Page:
TUCoPS :: Browsers :: bt68.txt

Buffer overflow in Internet Explorer's HTTP parsing code


The code used in Microsoft Internet Explorer to parse web servers' HTTP 
replies contains a buffer overflow vulnerability. Specifically the faulty 
code is located in URLMON.DLL. A malicious user may exploit this 
vulnerability to execute arbitrary code on an IE user's system.


HTTP is the protocol used in communication between web servers and web 
browsers. When a web page is viewed, the browser sends a HTTP request to 
the server in question. The server then sends a HTTP reply which usually 
contains the web page the browser requested. In addition to the 
document body which is shown to the user, the HTTP reply contains some 
header fields which e.g. specify how the document should be presented to 
the user.

Due to missing or insufficient input validation, a buffer overflow 
takes place in Internet Explorer when it receives a HTTP reply 
with excessively long values in certain header fields. A buffer placed 
on stack gets overrun and a malicious reply may overwrite data, 
including the subroutine's return address, and thus direct the program 
execution to an arbitrary address. The vulnerability is a traditional 
stack-based buffer overflow and relatively easy to exploit.

This vulnerability can be used by an attacker to run any code in the 
system of the victim viewing a special web page with Internet Explorer or 
reading mail with Outlook or Outlook Express. More details will be 
published later.


The vendor was informed about the bug on March 16, 2003. Microsoft has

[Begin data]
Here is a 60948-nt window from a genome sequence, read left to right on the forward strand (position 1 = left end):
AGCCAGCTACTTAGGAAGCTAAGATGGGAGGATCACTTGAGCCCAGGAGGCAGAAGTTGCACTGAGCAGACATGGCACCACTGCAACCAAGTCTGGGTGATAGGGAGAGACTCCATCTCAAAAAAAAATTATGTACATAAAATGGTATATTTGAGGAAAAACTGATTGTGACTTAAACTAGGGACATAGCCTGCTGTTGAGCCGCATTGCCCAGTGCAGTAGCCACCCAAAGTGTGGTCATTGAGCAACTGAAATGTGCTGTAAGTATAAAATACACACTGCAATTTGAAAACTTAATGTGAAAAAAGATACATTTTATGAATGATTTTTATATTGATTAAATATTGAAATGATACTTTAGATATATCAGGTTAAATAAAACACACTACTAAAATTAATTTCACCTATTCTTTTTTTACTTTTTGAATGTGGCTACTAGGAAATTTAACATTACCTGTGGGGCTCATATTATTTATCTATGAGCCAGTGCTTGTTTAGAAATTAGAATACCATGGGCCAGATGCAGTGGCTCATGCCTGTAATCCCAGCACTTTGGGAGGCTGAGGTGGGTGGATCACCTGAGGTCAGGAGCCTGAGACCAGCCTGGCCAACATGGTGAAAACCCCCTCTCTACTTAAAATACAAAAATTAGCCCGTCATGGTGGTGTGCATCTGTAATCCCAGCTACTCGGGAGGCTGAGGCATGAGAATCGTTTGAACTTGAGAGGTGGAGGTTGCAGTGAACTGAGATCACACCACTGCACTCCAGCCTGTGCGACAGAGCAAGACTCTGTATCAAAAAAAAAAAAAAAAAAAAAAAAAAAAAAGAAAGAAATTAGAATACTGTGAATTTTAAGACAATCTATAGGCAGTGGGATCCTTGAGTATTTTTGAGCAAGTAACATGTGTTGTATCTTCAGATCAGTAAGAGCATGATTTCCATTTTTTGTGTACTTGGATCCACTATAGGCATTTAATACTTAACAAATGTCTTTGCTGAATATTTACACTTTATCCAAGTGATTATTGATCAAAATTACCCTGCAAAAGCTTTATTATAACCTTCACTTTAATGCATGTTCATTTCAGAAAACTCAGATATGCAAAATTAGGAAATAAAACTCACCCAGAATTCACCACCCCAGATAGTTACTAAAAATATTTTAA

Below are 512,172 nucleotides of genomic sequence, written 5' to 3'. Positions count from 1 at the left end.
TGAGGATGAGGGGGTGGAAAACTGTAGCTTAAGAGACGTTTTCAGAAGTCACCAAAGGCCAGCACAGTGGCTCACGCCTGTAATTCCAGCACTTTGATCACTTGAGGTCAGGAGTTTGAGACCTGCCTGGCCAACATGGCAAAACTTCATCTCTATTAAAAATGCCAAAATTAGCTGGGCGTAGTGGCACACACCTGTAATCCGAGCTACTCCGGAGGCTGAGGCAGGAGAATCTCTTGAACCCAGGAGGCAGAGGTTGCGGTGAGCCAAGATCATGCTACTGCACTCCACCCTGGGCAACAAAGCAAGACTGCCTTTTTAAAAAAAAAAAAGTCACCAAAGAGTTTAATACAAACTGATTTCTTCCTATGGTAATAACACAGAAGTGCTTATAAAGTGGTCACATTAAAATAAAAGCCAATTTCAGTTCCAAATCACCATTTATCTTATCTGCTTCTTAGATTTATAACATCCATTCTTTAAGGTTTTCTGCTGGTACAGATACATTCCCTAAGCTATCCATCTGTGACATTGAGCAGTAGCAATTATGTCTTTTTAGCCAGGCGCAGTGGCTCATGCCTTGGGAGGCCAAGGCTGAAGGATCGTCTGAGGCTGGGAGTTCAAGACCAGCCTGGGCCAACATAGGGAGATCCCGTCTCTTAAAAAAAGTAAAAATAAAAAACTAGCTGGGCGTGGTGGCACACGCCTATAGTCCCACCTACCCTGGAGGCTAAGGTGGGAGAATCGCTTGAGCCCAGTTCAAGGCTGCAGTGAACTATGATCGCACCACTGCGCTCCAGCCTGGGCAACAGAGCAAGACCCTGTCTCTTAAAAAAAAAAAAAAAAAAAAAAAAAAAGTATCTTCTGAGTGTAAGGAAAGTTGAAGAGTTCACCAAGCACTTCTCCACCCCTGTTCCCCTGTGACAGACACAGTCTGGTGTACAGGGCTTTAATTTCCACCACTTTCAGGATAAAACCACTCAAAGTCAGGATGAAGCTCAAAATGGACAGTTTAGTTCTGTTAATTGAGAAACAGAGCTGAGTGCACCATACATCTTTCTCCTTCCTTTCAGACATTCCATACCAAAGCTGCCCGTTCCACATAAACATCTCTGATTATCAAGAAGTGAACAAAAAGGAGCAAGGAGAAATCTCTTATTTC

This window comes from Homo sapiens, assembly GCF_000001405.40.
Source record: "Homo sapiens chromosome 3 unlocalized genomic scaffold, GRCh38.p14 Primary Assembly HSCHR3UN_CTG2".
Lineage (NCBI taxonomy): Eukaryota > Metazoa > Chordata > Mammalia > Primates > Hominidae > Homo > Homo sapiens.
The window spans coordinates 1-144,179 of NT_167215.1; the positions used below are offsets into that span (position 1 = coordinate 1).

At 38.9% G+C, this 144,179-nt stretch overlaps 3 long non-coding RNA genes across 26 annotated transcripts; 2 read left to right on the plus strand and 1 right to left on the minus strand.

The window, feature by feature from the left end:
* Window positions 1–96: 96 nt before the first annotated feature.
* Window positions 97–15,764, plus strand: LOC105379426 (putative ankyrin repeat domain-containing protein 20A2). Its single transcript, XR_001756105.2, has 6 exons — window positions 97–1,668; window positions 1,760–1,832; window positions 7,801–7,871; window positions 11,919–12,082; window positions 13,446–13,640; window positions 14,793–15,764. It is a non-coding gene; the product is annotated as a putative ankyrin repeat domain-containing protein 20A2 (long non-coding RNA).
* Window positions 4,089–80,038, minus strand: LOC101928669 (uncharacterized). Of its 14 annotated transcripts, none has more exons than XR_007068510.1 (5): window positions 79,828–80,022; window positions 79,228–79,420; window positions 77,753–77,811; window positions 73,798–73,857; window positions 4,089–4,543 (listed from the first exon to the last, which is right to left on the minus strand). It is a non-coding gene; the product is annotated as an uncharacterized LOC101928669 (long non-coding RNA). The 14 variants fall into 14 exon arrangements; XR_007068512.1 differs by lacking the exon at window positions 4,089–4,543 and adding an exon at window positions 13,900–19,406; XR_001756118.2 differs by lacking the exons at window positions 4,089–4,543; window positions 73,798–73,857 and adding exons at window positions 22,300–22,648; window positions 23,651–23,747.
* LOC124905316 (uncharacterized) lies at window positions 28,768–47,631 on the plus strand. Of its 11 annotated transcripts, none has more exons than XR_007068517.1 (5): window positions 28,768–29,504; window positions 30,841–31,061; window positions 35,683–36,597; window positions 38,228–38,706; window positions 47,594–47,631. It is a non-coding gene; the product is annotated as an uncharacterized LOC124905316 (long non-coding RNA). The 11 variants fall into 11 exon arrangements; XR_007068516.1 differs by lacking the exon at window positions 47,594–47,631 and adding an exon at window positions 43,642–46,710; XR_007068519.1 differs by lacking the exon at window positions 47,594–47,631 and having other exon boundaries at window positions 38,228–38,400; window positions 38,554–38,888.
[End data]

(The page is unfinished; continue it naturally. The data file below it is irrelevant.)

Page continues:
classified this vulnerability as critical and published a bulletin 
and patch correcting the issue. These are available at


The information in the "Mitigating factors" section of Microsoft's 
bulletin claiming that this vulnerability isn't exploitable by e-mail 
borne attacks is incorrect. Test exploits have been produced for 
WWW, Outlook, and Outlook Express attack scenarios. In each of the 
cases, the exploit code runs without further user interaction on the 
victim system. Furthermore, no e-mail attachments or any kind of 
scripting are needed since the attack can be carried out via a standard 
HTML. In fact merely starting the e-mail program can lead to exploitation 
because (depending on configuration) it may automatically open the first 
new message.


The vulnerability was discovered by Jouko Pynnönen of Oy Online Solutions 
Ltd, Finland. It was demonstrated on 25th April at Kontakti.net's 
"Tekninen Tietoturva" seminar in Helsinki.

Jouko Pynnonen          Online Solutions Ltd       Secure your Linux -
jouko@solutions.fi      http://www.solutions.fi    http://www.secmod.com

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